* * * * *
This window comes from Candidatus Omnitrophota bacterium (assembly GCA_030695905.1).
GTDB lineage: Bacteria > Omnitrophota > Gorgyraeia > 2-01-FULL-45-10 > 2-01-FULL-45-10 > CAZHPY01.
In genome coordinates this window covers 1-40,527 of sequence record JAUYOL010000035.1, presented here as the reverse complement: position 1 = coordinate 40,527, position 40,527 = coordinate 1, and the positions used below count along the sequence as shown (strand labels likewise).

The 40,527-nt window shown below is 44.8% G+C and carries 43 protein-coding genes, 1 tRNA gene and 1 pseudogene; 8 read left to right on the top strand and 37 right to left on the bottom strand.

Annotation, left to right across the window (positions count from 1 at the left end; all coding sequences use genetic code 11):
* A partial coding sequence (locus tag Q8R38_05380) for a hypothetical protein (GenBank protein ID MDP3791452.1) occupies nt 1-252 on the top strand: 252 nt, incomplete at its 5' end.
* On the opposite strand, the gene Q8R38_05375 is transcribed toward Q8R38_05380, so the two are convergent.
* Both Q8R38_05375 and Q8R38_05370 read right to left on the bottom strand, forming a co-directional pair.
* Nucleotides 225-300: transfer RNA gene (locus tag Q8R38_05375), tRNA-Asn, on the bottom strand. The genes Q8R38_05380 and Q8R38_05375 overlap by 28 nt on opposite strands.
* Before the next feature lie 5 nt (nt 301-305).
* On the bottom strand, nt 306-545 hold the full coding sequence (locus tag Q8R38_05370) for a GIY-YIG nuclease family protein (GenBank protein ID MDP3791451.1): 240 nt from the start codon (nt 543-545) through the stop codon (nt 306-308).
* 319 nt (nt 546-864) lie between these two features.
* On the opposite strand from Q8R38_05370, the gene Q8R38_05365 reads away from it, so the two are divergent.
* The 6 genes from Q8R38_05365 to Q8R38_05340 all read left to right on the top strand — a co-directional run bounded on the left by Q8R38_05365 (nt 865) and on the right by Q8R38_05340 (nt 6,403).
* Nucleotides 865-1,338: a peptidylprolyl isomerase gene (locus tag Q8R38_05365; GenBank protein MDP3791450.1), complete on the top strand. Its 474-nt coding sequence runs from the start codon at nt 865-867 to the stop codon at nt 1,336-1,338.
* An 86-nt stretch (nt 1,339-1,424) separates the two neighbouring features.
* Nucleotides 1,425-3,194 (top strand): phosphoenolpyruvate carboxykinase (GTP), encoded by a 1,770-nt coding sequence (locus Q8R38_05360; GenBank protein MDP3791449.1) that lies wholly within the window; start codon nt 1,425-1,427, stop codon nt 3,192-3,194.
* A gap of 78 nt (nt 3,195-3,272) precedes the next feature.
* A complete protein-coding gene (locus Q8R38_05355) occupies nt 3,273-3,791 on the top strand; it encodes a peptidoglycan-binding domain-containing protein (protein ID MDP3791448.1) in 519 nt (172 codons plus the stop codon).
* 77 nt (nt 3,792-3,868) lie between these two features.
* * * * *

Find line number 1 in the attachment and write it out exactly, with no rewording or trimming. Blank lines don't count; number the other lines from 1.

This window comes from Candidatus Omnitrophota bacterium (assembly GCA_030695905.1).